Tuesday, December 29, 2009

Risk/Reward of the Jason Bay Signing

It looks like Queens was more appealing than Beirut after all for Jason Bay:

Free-agent outfielder Jason Bay has reached agreement on a four-year, guaranteed $66 million contract with the New York Mets, a baseball source confirmed to ESPN.com Tuesday.

The agreement will become official once Bay passes a physical exam sometime next week, the source said. The deal includes a vesting option year that could increase Bay's overall payout to slightly more than $80 million over five years.

WFAN was the first to report the agreement had been reached.

Bay, a three-time All-Star, hit .267 with 36 home runs and 119 RBIs for the Boston Red Sox in 2009.

While there is obviously a large amount of risk associated with this deal, I think this was move that the Mets had to make, given how badly they needed a power hitter. And it sure helps that the Mets only had to give Bay, who is one of the best free agents on the market, a four year deal.


  • How much better does Jason Bay make the Mets?
  • Poor defensive player
  • Did they overpay?
  • Backloaded contract
  • Does he want to play in New York
  • Do the Mets have enough money to fill other needs?
  • strikes out a lot
  • Impact bat
  • Only 4 years guaranteed
  • Adds much needed power
  • Improves the Mets' lineup
  • Good will with fanbase
  • Finally, a big move.
Conclusion: For all the talk that Bay did not want to play on the Mets, this was a fit that made total sense for both sides. The Mets offense needed a legitimate power hitter and Bay is one of the best power hitters in baseball. From that perspective alone, it's easy to like this deal for the Mets. The thought of Bay hitting fifth behind David Wright and Carlos Beltran sure is appealing.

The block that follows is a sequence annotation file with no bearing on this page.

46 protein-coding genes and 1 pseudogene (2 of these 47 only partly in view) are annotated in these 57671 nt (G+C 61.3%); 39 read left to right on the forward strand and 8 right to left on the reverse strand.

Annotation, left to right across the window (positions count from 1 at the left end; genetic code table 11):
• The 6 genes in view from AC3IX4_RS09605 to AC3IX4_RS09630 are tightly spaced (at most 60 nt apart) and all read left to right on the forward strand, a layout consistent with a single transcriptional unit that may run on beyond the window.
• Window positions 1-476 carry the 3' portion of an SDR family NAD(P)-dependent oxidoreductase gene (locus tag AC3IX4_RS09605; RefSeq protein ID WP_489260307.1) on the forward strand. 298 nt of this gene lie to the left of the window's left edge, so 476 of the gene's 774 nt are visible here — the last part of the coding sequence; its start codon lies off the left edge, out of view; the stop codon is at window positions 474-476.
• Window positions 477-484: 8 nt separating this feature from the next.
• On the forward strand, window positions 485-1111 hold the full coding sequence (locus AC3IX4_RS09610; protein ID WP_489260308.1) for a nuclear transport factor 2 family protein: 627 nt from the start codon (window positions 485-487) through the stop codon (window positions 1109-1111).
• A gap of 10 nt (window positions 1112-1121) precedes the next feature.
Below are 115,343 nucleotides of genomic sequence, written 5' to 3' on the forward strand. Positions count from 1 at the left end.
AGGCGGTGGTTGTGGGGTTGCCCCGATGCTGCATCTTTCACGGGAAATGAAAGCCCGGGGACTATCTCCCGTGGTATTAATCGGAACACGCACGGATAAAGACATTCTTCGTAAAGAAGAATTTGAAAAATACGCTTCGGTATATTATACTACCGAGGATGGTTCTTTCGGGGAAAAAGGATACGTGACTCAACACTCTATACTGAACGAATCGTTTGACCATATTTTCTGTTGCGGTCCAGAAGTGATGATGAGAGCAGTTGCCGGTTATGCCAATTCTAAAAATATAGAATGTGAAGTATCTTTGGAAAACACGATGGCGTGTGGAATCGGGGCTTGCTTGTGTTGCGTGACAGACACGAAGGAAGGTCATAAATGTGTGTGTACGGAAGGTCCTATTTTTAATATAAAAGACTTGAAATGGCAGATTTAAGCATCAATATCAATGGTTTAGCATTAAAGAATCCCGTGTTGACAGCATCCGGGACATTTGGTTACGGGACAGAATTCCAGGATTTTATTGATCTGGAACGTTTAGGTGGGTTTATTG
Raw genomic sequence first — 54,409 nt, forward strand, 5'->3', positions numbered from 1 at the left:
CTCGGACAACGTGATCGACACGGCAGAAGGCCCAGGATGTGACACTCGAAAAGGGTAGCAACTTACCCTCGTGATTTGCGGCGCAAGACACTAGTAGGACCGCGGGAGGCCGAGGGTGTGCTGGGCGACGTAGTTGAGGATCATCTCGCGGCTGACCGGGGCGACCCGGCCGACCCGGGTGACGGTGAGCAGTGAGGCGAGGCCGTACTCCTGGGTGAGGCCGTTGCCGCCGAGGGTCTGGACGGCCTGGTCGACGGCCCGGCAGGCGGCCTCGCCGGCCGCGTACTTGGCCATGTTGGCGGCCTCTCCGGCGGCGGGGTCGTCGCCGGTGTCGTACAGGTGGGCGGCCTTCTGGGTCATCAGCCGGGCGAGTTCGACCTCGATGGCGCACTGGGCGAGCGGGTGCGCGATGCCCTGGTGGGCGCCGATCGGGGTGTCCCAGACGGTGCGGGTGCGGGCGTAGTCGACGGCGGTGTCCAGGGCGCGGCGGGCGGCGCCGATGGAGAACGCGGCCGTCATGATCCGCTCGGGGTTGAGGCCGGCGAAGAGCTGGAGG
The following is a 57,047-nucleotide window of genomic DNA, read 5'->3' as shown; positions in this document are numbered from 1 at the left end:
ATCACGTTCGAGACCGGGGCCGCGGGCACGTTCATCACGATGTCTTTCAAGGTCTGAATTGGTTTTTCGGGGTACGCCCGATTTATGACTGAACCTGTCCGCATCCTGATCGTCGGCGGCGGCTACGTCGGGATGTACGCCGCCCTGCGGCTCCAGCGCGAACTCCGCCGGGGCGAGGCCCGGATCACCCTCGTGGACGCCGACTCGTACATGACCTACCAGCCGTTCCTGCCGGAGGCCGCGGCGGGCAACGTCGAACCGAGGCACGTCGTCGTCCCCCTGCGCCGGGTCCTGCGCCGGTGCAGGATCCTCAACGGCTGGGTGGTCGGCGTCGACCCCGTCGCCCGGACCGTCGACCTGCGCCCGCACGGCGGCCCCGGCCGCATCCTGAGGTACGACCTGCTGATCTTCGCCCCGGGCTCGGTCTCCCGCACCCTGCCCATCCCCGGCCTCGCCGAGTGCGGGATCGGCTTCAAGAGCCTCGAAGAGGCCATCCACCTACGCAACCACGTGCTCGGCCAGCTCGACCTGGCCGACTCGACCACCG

However, there are some important questions to ask with regards to this deal. Will Jason Bay be an adequate defensive player for the Mets? How will Jason Bay's power numbers react to Citi Field? How will the Mets' future be impacted by this backloaded deal?

This deal is a sure sign that the Mets are going for it now. Because the deal is backloaded, the Mets should have money remaining to spend on other needs. Bay is an important piece for the Mets moving forward, but signing him alone is not enough. The Mets have not done a good enough job over the years finding adequate role players to surround their core group and they need to do everything possible to surround the core with quality players, who can help this team win now. The Mets have one of the best cores in baseball, especially with Bay on board, but the fact remains that a team cannot win with six great players and a bunch of stiffs. The Mets need talent and depth if they are going to have a chance in 2010.


brandon knight said...

The Red Sox will spend that money on pitching or a comparable player in free agency. I think Bay's stats will decline for the Mets because of their ballpark doesnt yield as many home runs.

Anonymous said...

Actually, you could expect Jason Bay's HR total to be a bit higher next year. The green monster is very double-friendly (45% more than a neutral park), but it's not very homerun-friendly. Citi field had a 99 HR park factor for righties (a neutral park has a 100 HR park factor) while Fenway had a 91 HR park factor.

Here is Jason Bay's 2009 season: 267/.384/.537, .269 ISO
This is what 2009 would have been for him if he played for the Mets last year: .265/.380/.535, .270 ISO

Not much difference. Any dropoff in performance in 2010 will be due to factors other than Citi Field.